• Acute glomerulitis;
  • chronic transplant nephropathy;
  • de novo minimal-change disease;
  • IgA nephropathy;
  • post-transplant nephrotic syndrome;
  • remission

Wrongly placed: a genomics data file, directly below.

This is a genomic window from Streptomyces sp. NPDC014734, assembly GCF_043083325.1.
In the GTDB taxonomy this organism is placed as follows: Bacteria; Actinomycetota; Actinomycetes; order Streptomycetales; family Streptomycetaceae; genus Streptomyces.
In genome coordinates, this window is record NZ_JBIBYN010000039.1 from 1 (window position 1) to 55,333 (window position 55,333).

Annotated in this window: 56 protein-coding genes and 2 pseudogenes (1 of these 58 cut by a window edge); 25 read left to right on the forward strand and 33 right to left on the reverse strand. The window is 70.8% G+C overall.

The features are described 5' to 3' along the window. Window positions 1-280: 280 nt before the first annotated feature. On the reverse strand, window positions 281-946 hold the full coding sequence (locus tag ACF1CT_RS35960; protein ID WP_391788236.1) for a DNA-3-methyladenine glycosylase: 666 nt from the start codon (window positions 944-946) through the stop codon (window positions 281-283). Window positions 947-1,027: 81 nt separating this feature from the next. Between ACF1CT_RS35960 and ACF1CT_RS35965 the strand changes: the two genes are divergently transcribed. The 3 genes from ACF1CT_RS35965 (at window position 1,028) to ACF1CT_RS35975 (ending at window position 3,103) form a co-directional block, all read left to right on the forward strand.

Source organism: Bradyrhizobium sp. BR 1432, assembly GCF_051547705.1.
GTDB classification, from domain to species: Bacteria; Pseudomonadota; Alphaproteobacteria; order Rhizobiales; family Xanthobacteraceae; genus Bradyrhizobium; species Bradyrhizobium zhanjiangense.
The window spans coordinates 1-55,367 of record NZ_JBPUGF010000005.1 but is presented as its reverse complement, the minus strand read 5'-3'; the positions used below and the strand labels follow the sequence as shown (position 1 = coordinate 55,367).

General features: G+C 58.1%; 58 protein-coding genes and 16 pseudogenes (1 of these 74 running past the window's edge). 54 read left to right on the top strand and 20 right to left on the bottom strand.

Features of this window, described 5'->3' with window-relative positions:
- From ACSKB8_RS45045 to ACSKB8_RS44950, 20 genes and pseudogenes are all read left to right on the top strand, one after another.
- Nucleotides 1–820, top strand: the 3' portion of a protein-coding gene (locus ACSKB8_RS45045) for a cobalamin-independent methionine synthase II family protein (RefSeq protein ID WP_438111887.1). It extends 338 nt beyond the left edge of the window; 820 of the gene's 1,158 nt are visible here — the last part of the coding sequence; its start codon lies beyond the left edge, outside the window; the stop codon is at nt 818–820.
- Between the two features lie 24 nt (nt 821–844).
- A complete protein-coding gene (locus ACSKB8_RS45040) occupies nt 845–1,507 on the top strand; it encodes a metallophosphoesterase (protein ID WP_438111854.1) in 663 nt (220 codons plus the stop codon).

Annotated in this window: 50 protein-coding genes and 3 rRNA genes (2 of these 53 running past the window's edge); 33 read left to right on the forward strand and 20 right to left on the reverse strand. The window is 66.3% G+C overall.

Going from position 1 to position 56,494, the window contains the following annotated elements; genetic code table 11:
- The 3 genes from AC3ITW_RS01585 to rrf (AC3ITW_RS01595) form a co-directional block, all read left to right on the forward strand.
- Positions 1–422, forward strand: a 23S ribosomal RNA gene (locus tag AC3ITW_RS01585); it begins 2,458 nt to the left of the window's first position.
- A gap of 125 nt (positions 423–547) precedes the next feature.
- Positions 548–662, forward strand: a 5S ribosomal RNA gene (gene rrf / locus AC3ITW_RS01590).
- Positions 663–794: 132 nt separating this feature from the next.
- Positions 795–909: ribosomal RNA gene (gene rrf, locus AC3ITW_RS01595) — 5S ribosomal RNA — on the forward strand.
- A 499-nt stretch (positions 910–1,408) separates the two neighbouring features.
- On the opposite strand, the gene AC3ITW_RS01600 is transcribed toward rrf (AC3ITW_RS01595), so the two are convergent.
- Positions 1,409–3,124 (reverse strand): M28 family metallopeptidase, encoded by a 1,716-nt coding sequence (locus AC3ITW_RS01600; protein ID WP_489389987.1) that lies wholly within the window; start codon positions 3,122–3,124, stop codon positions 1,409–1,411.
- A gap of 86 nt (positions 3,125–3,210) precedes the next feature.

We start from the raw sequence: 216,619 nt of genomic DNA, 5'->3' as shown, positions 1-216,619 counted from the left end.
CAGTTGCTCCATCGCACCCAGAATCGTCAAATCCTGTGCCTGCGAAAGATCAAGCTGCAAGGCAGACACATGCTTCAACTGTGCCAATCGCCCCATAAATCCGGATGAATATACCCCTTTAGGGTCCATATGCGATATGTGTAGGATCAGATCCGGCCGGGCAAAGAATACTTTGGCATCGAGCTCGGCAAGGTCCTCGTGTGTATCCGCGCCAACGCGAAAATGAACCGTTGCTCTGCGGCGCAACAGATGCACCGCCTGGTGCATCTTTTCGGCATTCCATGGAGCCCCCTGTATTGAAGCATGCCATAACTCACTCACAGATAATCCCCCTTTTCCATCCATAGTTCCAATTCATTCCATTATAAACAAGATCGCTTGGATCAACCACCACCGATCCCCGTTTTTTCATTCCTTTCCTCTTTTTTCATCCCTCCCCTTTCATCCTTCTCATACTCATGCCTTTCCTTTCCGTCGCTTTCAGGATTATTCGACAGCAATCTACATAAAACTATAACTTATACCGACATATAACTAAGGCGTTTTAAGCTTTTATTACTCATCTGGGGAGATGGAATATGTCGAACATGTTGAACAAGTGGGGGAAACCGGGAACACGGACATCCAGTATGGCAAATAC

Among 67 renal transplant recipients with nephrotic syndrome (NS), nine episodes were reversible in eight patients. Biopsies showed minimal-change disease (4), focal segmental membranous glomerulonephritis and acute glomerulitis (1), IgA nephropathy and acute glomerulitis (1) or thrombotic microangiopathy (1), and chronic transplant nephropathy with (1) or without acute glomerulitis (1). NS developed 1–4 months post transplant in the four patients with minimal-change disease, but later (33–151 months) in the others. At onset, serum creatinine was normal or elevated. Treatment included calcium-channel blockers, angiotensin-converting enzyme inhibitors, or both, together with routine antirejection therapy. Remission was achieved 4–12 months after onset, when renal function remained normal in four, improved in four, and worsened in one. At last follow-up, six patients still had remission and functional grafts. One lost graft to chronic transplant nephropathy while NS remained in remission. In the remaining patient, proteinuria, which was due to chronic transplant glomerulopathy unrelated to the initial minimal-change disease-associated NS, recurred 50 months post transplant. Remission of post-transplant NS is possible. It is often associated with minimal-change diseases and less frequently with other glomerular lesions, including acute glomerulitis. Reversible post-transplant NS does not have an adverse effect on the renal allografts.